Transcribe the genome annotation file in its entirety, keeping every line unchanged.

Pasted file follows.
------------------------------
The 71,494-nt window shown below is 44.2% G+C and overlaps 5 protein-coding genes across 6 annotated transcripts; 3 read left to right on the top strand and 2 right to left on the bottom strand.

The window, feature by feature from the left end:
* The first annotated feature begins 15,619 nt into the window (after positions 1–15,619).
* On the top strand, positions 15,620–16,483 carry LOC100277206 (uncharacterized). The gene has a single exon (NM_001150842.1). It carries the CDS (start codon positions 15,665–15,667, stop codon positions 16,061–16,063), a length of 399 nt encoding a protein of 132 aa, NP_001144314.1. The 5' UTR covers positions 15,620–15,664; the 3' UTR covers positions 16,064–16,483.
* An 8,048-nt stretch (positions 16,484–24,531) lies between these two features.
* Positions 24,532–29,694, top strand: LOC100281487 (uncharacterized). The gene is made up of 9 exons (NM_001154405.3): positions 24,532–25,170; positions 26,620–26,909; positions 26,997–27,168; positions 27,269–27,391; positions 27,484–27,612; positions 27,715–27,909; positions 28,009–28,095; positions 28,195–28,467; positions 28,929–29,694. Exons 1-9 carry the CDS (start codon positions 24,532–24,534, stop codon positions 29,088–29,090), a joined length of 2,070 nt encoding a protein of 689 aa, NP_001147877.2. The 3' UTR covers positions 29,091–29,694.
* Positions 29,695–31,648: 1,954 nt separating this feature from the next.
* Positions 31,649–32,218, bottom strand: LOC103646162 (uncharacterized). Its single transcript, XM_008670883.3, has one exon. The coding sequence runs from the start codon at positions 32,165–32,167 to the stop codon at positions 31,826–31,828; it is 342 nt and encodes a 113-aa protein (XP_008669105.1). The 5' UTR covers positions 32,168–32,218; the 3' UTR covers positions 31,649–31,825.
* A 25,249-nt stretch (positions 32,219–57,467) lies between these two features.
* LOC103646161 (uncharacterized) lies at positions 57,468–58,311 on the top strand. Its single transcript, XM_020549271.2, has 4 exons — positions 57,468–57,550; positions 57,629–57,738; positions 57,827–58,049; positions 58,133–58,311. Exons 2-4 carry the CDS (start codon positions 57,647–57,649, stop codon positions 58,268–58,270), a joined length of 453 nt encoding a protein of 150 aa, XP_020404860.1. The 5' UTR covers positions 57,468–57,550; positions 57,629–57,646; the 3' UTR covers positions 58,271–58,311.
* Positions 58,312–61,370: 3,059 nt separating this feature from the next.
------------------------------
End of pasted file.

The 71,494-nt window shown below is 44.2% G+C and overlaps 5 protein-coding genes across 6 annotated transcripts; 3 read left to right on the top strand and 2 right to left on the bottom strand.

The window, feature by feature from the left end:
* The first annotated feature begins 15,619 nt into the window (after positions 1–15,619).
* On the top strand, positions 15,620–16,483 carry LOC100277206 (uncharacterized). The gene has a single exon (NM_001150842.1). It carries the CDS (start codon positions 15,665–15,667, stop codon positions 16,061–16,063), a length of 399 nt encoding a protein of 132 aa, NP_001144314.1. The 5' UTR covers positions 15,620–15,664; the 3' UTR covers positions 16,064–16,483.
* An 8,048-nt stretch (positions 16,484–24,531) lies between these two features.
* Positions 24,532–29,694, top strand: LOC100281487 (uncharacterized). The gene is made up of 9 exons (NM_001154405.3): positions 24,532–25,170; positions 26,620–26,909; positions 26,997–27,168; positions 27,269–27,391; positions 27,484–27,612; positions 27,715–27,909; positions 28,009–28,095; positions 28,195–28,467; positions 28,929–29,694. Exons 1-9 carry the CDS (start codon positions 24,532–24,534, stop codon positions 29,088–29,090), a joined length of 2,070 nt encoding a protein of 689 aa, NP_001147877.2. The 3' UTR covers positions 29,091–29,694.
* Positions 29,695–31,648: 1,954 nt separating this feature from the next.
* Positions 31,649–32,218, bottom strand: LOC103646162 (uncharacterized). Its single transcript, XM_008670883.3, has one exon. The coding sequence runs from the start codon at positions 32,165–32,167 to the stop codon at positions 31,826–31,828; it is 342 nt and encodes a 113-aa protein (XP_008669105.1). The 5' UTR covers positions 32,168–32,218; the 3' UTR covers positions 31,649–31,825.
* A 25,249-nt stretch (positions 32,219–57,467) lies between these two features.
* LOC103646161 (uncharacterized) lies at positions 57,468–58,311 on the top strand. Its single transcript, XM_020549271.2, has 4 exons — positions 57,468–57,550; positions 57,629–57,738; positions 57,827–58,049; positions 58,133–58,311. Exons 2-4 carry the CDS (start codon positions 57,647–57,649, stop codon positions 58,268–58,270), a joined length of 453 nt encoding a protein of 150 aa, XP_020404860.1. The 5' UTR covers positions 57,468–57,550; positions 57,629–57,646; the 3' UTR covers positions 58,271–58,311.
* Positions 58,312–61,370: 3,059 nt separating this feature from the next.